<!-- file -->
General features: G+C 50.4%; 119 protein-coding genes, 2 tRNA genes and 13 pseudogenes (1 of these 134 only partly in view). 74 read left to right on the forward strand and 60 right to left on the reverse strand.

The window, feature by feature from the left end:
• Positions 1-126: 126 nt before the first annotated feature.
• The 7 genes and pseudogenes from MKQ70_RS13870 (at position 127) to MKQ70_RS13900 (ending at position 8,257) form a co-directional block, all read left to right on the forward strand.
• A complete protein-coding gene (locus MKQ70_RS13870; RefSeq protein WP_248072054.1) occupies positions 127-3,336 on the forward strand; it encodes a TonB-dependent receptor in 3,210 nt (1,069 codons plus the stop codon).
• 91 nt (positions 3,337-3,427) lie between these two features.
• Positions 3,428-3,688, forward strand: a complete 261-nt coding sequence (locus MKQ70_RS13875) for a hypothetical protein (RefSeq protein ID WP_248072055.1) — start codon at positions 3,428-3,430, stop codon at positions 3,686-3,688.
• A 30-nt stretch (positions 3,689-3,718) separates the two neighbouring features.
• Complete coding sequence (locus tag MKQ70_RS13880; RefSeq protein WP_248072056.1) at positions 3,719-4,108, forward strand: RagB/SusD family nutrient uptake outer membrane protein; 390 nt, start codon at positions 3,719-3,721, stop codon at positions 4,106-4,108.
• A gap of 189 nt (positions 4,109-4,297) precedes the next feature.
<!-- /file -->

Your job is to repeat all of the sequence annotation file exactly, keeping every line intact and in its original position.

General features: G+C 50.4%; 119 protein-coding genes, 2 tRNA genes and 13 pseudogenes (1 of these 134 only partly in view). 74 read left to right on the forward strand and 60 right to left on the reverse strand.

The window, feature by feature from the left end:
• Positions 1-126: 126 nt before the first annotated feature.
• The 7 genes and pseudogenes from MKQ70_RS13870 (at position 127) to MKQ70_RS13900 (ending at position 8,257) form a co-directional block, all read left to right on the forward strand.
• A complete protein-coding gene (locus MKQ70_RS13870; RefSeq protein WP_248072054.1) occupies positions 127-3,336 on the forward strand; it encodes a TonB-dependent receptor in 3,210 nt (1,069 codons plus the stop codon).
• 91 nt (positions 3,337-3,427) lie between these two features.
• Positions 3,428-3,688, forward strand: a complete 261-nt coding sequence (locus MKQ70_RS13875) for a hypothetical protein (RefSeq protein ID WP_248072055.1) — start codon at positions 3,428-3,430, stop codon at positions 3,686-3,688.
• A 30-nt stretch (positions 3,689-3,718) separates the two neighbouring features.
• Complete coding sequence (locus tag MKQ70_RS13880; RefSeq protein WP_248072056.1) at positions 3,719-4,108, forward strand: RagB/SusD family nutrient uptake outer membrane protein; 390 nt, start codon at positions 3,719-3,721, stop codon at positions 4,106-4,108.
• A gap of 189 nt (positions 4,109-4,297) precedes the next feature.